The game tasks the player with finding and destroying an invading enemy fleet of Zylons, while simultaneously defending his own starbases from them. The player wins by destroying all enemies; the game is lost if either the player's ship or all of his starbases are destroyed. After consulting a Galactic Map to see where the Zylons are, the player must then warp to the sector, then find and engage them in a first-person view. The player can repair ship damage by docking with a starbase.
At the end of the game, the player receives a rank and class based on the difficulty level, time taken, and number of starbases lost; only the most proficient players would earn the coveted rank of "Star Commander - Class 1".
The game was ported to the Atari 2600, Atari 5200 and the Atari ST; the 2600 version came with a special touchpad controller. (This controller had a removable overlay, suggesting that it could be used in other games, but none were produced.) A graphic novel loosely based on the game was released in 1983. A sequel In Name Only, Star Raiders II, was released in 1986. A remake was released in 2011.
This game provides examples of the following tropes:
- Bullet Time: Notable for being done completely unintentionally. When a Zylon ship is destroyed, the game draws an exploding cloud of pixels for several seconds. That maxed out the processing power of the Atari computer, so the game slowed down temporarily... which proved beneficial when there was a second Zylon ship nearby.
- Camera Lock-On: Played straight and subverted. If the player turns on his Attack Computer, the screen will automatically switch between fore and aft views to track the enemy. Subverted when the player is engaging multiple ships on both sides; the screen will rapidly flip between the two views, tracking each ship as they attack.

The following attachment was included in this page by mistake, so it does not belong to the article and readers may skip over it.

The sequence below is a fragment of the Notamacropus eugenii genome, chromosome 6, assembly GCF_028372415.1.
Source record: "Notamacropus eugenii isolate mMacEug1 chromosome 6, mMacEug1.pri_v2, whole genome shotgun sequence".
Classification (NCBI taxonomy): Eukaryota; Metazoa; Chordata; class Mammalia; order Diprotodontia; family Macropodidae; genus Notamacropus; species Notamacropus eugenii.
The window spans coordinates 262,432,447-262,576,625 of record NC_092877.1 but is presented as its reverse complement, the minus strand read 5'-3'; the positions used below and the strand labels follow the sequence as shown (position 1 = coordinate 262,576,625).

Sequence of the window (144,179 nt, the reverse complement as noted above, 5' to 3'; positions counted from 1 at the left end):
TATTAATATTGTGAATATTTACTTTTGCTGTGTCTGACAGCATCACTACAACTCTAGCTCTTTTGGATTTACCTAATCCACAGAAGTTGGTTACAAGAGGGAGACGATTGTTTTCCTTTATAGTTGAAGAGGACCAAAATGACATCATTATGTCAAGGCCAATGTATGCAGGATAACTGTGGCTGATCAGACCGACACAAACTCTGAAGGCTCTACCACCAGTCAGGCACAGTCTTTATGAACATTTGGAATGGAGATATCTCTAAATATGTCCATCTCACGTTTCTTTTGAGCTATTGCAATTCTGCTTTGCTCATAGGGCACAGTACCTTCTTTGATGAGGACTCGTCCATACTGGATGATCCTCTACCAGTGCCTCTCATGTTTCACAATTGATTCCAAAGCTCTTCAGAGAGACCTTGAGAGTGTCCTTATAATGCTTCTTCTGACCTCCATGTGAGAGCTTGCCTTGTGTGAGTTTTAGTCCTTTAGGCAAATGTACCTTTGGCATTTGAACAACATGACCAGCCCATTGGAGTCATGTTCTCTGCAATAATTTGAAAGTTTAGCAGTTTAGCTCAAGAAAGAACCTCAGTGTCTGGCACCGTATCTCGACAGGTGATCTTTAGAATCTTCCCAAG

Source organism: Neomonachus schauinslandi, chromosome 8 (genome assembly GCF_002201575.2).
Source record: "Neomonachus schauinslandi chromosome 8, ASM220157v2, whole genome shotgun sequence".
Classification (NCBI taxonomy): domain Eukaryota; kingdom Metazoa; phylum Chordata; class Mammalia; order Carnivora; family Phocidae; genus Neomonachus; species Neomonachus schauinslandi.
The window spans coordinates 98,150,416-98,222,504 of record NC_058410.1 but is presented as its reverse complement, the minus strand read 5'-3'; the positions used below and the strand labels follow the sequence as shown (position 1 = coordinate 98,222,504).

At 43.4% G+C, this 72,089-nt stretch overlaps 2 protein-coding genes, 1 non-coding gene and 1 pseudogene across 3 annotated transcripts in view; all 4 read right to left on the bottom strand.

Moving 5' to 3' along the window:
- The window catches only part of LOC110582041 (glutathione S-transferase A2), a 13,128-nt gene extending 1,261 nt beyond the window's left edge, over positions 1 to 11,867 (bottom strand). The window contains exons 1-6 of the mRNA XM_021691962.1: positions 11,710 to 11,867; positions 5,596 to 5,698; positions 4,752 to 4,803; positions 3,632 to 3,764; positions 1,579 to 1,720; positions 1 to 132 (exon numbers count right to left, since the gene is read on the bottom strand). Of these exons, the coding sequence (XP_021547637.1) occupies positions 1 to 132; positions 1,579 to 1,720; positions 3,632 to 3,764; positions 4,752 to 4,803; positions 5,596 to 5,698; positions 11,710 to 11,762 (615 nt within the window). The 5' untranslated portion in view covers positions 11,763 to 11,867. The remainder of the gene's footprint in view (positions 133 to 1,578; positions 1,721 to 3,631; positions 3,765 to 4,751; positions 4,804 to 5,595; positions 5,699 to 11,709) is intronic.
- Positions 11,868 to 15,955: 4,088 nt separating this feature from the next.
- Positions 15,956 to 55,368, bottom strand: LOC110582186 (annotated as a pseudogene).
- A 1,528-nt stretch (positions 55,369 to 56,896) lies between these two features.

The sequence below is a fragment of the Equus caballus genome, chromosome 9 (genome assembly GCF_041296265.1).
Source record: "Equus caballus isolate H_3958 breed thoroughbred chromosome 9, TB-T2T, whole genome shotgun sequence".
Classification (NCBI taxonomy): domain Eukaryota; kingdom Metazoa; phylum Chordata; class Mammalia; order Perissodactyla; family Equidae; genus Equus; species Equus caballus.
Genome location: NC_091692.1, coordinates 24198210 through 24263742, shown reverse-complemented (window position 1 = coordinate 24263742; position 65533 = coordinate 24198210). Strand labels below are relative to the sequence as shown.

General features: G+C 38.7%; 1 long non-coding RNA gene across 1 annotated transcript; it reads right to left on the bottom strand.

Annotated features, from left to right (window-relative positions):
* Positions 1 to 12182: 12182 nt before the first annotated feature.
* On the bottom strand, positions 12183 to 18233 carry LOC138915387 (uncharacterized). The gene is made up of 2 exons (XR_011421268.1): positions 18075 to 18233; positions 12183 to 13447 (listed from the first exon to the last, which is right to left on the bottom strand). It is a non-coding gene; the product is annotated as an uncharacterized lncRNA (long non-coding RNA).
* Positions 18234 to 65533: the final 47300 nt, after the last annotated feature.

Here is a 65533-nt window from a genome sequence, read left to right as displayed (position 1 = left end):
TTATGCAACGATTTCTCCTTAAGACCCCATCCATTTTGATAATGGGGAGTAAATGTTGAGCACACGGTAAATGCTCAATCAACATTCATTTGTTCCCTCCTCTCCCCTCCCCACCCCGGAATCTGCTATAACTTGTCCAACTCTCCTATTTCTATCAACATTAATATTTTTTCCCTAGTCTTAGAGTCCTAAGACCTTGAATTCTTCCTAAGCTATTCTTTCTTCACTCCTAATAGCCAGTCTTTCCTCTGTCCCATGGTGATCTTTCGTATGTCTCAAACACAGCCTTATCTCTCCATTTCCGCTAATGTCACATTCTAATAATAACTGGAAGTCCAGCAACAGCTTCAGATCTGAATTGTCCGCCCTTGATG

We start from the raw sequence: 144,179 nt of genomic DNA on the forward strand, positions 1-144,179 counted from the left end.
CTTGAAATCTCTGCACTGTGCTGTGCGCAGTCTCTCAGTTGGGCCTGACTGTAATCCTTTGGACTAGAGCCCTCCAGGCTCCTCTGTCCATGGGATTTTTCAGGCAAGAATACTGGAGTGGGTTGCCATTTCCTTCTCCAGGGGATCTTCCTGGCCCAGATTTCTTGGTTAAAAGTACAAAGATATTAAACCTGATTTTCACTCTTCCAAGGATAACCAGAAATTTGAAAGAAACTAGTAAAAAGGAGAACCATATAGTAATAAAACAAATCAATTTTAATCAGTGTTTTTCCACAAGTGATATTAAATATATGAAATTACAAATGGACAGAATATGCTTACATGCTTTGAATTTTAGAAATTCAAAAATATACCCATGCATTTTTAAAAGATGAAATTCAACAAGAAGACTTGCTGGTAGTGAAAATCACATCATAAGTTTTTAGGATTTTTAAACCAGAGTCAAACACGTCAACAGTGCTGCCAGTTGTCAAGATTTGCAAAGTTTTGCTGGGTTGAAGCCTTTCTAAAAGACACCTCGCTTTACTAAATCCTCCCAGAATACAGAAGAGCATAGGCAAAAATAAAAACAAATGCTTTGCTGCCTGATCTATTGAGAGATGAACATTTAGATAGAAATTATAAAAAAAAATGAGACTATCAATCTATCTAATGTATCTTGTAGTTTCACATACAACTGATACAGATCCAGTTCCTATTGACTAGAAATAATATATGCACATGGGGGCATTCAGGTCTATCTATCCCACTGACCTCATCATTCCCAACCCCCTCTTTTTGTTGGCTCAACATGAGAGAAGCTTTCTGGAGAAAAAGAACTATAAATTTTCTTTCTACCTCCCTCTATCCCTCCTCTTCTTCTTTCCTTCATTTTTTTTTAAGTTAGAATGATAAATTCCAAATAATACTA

- Cool Starship: Averted, as the player never actually gets to see his ship.
- Critical Existence Failure: Your ship could endure multiple hits... at least until your shields were destroyed.
- Deflector Shields: Although a single hit when the shields were down would instantly kill the player, daredevil pilots would engage the Zylons with damaged (flickering) or destroyed shields anyway just to avoid a time-consuming trip to a starbase.
- Difficulty Levels: At least four in the Atari 2600 version.
- Dolled-Up Installment / In Name Only: Star Raiders II was originally a never-released Licensed Game based on The Last Starfighter. When the rights were lost, it was renamed to be a sequel instead.
- Expy: One of the Zylon ship designs is clearly based on Imperial TIE fighters.
- Faster-Than-Light Travel: The only way to travel to a different sector.
- Gameplay Grading
- Interface Screw: Happens if your long range sensors are damaged; you get both the regular view and a mirrored opposite, and must reconcile which image is the right one.
- One-Hit-Point Wonder: The player's ship goes down in one hit from an asteroid or enemy photon. Fortunately, the ship's energy can retain a shield which changes hits from fatal to merely damaging some key component of your ship (at easier levels, there's a chance it won't even hurt). The shield itself is a damageable component, so you are at least two photons away from death.
- One-Man Army
- Red Alert: A warning klaxon sounds whenever you warp into a sector occupied by Zylons.
- Spiritual Successor: The Atari 2600 game Solaris was developed by Neubauer as an unofficial sequel to Star Raiders, and incorporated some ideas that were omitted from the original.
- Rank Inflation: Getting a rank of "Star Commander" isn't enough; only the truly best players will get "Star Commander Class 1".
- Space Friction: Not only is sublight travel performed by setting your engines to fire continuously, but getting them damaged brings you to an abrupt halt, leaving you to sputter to the nearest starbase for repairs.
- Streaming Stars
- Subsystem Damage: One of the earliest examples of this trope. Your ship's shields, engines, weapons, targeting computer and scanners can be damaged or outright destroyed. However, as an Anti-Frustration Feature, you can never be so damaged that it is impossible to get to a starbase for repairs.
- Videogame Cruelty Potential: Yes, you can shoot your own starbases. It takes just one hit to destroy them, too. The only valid reason to do this is to prevent enemies from spawning from the debris if you can't save the base.
- What the Hell, Player?: Pressing any keyboard key that doesn't have a function assigned results in "What's wrong?" appearing on the HUD.